Plastic or aluminium avalanche shovel?

by Fraser

I’ve owned a backcountry, collapsable shovel for a good while now, probably 4 years or so. It’s one of the plastic sorts, from Ortovox. When I bought it, the primary aim was to help with building the occasional kicker in some soft snow. Separating into two parts makes it easy to fit in your back pack, and it’s does just fine building the odd jump, off-piste; it’s not like I build huge booters! Here’s an example…

Now, I’ve heard the argument more than once that plastic shovels aren’t as good as their aluminium counterparts; a couple of seasons ago when I bought an avalanche beacon, I considered swapping the plastic for aluminium…

The way that I’ve heard the argument is this: plastic shovels are great for building jumps, but if you need to dig someone out of an avalanche debris pile, you’re going to struggle. When an avalanche comes to a stop, the snow is supposed to settle into a really tough mass – nothing like the fresh snow you scoop up when building a jump.

To me, this is all hearsay. It’s not that I doubt the hardness of the snow after an avalanche – I’ve just never witnessed it for myself. Taking a quick look at some available shovels, it seems that they’re almost all aluminium.

Well, there’s been a fair amount of snow in the North of England over the last couple of weeks. I decided to put the plastic shovel into practice, and used it to dig out my car and driveway. It was this experience that triggered this post: some of the snow was quite hard and it made me question the shovel. I had the feeling – not too sure I’d want to use this to dig a friend out of an avalanche…

OK, it’s not a direct comparison, far from it. But it did bring the issue back to my attention – are plastic shovels up to the job?

I want to hear what you have to say; have you got a view on plastic vs. aluminium? What do you own/use? Has anyone tried digging in an avalanche pile before? How tough is it? Do you take plastic?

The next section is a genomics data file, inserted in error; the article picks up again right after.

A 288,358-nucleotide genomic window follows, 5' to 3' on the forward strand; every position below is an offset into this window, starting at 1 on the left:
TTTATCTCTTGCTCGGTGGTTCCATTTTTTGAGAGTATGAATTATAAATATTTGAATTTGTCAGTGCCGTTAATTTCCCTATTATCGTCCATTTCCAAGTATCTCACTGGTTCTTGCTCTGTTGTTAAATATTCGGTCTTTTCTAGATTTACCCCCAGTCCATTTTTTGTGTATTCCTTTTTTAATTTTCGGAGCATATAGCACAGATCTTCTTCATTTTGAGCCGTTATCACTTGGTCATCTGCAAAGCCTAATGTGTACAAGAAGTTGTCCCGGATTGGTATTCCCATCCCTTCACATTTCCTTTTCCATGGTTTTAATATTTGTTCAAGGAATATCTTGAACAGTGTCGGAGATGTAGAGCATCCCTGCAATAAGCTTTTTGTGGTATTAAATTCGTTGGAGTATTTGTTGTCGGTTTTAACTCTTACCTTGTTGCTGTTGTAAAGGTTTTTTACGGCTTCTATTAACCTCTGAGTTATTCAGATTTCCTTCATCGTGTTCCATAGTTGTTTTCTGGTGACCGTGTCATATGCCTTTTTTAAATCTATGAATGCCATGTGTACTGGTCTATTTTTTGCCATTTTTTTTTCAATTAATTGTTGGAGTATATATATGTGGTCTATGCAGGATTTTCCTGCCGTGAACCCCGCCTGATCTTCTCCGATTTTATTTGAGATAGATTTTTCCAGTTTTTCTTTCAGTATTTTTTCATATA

avalanche shovels

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1 comment

Rick 12/02/2023 - 12:25 pm

Yes I have and your friend will die whilst you look at your broken shovel and start digging with your skis instead.

Surely if you’re good enough to build kickers you have skied / boarded over some avalanche debris to access off-piste somewhere. Next time you do, just stop and try digging a bit of it with your plastic shovel.

When you decide to buy a metal one, it’s worth looking for one that can work both ways – by this I mean 1. as a normal shovel to dig, but 2. with the blade turned 90 degrees to the handle (look at online pictures available) which is really useful when you’re not the digger to help scoop snow back from the digger’s feet. If you’re actually trying to dig in reality to save someone’s life, and you’re not on your own, you have to rotate round every few minutes as the combination of adrenaline and exhaustion means you become unproductive very quickly.

Food luck with your off-piste adventures but at least get the kit to find and rescue your buddies and make sure they have the same to rescue you.


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